In a review of Pete Townshend's new memoir, Who I Am, Robert Christgau observes that one of its chapters "is an extreme instance that typifies a major problem, one that worsens as the book proceeds: because he wants to get everything in, including hundreds of dropped names, Townshend can’t take the time to make much come alive." This is probably a sound enough criticism of this particular book, but it seems to me one that can be made of very many memoirs--and also biographies--at least of the sort in which the writer's goal appears to be to give as full an account as possible (if not actually getting "everything in") of the subject's life, or of some important episodes of the subject's life.
The attempt to get everything in could be taken as an honest attempt on the author's part to fulfill the presumed goal of memoir/biography, and thus satisfy the presumed interest of readers in such books: to give an account of the subject's life, to let the reader in on the details about which the reader is curious. This kind of curiosity about other people's lives--made more intense when the person in question is a celebrity or somehow regarded as an important figure--seems to me the only real reason anyone would read a memoir or a biography, the only real reason why they exist in the first place.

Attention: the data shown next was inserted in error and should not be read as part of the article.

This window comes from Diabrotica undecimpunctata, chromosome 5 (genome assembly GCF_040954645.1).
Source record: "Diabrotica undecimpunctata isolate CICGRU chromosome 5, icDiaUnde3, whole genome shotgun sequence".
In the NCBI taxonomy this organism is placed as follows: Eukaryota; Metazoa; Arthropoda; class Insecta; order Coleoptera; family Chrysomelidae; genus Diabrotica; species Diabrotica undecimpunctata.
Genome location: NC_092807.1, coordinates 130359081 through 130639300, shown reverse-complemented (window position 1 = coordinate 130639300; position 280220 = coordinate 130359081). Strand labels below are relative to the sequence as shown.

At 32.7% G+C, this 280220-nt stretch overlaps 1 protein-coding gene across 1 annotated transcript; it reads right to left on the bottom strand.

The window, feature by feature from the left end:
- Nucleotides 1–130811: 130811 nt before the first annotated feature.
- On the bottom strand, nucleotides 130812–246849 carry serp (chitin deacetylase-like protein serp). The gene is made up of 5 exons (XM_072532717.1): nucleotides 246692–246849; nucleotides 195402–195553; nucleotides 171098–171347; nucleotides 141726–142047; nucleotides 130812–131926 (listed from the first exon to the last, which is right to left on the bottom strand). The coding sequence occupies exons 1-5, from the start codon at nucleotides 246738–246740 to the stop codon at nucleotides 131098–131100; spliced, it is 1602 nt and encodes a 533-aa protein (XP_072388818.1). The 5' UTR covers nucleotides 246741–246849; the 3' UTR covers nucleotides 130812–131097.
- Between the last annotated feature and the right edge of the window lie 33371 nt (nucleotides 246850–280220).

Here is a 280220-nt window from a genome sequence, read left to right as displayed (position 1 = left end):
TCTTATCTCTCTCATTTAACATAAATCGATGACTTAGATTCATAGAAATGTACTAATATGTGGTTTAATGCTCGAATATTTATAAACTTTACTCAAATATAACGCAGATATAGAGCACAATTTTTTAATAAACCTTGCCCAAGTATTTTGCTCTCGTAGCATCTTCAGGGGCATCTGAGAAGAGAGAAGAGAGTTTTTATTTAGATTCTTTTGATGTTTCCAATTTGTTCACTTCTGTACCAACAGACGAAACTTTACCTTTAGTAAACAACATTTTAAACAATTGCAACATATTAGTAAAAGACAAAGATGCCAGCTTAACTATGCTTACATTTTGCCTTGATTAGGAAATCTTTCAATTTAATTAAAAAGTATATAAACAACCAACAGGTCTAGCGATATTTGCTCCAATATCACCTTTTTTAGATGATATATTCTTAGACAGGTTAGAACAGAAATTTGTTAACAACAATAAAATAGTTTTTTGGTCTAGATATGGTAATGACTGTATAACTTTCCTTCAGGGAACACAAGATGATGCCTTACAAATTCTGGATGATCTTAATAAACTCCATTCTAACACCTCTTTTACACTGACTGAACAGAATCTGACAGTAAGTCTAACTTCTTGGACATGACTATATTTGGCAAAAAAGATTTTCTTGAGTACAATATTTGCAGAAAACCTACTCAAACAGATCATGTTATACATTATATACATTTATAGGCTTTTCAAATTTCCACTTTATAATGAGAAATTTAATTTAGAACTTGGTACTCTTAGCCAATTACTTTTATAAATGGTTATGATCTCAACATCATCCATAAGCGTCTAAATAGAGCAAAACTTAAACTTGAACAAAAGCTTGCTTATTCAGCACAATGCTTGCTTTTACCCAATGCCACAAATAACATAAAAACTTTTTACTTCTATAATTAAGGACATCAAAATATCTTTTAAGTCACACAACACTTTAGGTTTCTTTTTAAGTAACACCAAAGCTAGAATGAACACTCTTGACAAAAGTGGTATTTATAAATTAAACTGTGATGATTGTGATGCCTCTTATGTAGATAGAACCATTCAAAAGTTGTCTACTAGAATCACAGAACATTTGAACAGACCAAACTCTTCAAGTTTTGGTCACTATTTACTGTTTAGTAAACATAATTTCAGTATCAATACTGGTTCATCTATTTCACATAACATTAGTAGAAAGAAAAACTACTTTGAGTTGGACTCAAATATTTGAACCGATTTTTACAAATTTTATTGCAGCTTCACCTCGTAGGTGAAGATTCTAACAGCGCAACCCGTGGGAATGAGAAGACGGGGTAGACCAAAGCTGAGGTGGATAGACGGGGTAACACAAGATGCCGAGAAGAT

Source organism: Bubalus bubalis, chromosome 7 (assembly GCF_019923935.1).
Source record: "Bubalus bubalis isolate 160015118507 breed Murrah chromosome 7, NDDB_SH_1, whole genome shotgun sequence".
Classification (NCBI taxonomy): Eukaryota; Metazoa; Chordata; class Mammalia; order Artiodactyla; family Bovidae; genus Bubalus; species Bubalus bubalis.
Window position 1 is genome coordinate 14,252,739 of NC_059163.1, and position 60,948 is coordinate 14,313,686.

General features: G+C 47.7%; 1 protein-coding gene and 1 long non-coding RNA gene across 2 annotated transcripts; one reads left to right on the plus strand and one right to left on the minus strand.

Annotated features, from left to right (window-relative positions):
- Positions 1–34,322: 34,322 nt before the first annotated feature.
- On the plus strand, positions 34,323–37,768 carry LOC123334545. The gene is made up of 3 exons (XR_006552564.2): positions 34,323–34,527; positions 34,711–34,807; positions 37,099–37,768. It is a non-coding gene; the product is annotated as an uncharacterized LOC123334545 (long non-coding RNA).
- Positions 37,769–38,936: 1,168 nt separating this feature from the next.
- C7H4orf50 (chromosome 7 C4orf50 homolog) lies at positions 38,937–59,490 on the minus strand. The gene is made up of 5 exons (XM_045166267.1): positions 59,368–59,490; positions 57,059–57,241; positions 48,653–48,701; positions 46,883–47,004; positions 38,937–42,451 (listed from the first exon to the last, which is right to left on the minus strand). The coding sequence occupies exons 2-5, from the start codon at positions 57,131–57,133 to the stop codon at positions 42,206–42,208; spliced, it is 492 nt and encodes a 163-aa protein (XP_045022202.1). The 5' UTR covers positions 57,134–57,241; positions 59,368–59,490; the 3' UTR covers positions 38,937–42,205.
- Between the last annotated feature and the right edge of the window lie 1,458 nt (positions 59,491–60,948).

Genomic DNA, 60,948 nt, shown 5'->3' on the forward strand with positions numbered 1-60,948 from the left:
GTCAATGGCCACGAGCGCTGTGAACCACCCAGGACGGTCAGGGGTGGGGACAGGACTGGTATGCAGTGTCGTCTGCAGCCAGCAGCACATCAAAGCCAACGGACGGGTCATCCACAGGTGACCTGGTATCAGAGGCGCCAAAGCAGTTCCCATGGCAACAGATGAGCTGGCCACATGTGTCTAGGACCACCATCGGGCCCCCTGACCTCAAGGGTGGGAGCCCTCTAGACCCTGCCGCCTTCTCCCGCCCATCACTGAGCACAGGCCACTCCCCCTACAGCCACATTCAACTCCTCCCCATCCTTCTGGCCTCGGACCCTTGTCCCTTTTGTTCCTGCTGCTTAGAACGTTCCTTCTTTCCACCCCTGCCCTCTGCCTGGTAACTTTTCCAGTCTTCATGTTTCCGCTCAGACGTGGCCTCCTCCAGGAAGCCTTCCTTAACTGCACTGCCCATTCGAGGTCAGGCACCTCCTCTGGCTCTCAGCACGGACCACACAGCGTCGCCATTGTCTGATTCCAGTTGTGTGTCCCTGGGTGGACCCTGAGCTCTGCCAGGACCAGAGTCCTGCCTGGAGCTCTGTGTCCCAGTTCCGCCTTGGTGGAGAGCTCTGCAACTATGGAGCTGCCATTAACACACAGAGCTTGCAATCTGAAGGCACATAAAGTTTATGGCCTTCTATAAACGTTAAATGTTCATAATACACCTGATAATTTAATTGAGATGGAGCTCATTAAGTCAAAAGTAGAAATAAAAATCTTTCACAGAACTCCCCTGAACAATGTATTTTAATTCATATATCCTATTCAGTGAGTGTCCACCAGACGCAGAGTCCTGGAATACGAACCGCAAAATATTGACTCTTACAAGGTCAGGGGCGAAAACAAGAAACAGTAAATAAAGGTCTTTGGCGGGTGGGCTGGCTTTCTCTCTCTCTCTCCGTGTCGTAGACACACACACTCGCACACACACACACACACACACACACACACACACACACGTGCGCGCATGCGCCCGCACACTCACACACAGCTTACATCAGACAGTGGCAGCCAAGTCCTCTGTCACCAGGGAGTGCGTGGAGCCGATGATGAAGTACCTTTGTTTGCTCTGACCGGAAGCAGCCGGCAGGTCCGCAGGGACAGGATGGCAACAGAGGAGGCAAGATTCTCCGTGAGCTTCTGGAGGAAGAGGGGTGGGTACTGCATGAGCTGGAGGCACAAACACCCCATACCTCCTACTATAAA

The attempt to make its narrative "come alive," while attractive in theory, only makes memoir shift away from its primary purpose. Mostly it means being less than forthcoming, or giving emphasis here and taking it away there, which begins to "shape" the story so it's no longer quite accurate. The most radical attempts to "shape," have, of course, resorted to outright fabrication, and the outraged response to this suggests to me that making a memoir "come alive" is valued only if it is still "true" to the same degree "getting everything in" would be. Which of course is simply not possible.
I'd say that if you're reading Pete Townshend's memoir it's because you want to know as much as possible about him, especially about his time with the Who. If the book is less than compelling as writing, perhaps you simply have to accept it, or should be reading something else. Maybe you should just listen to Who's Next instead.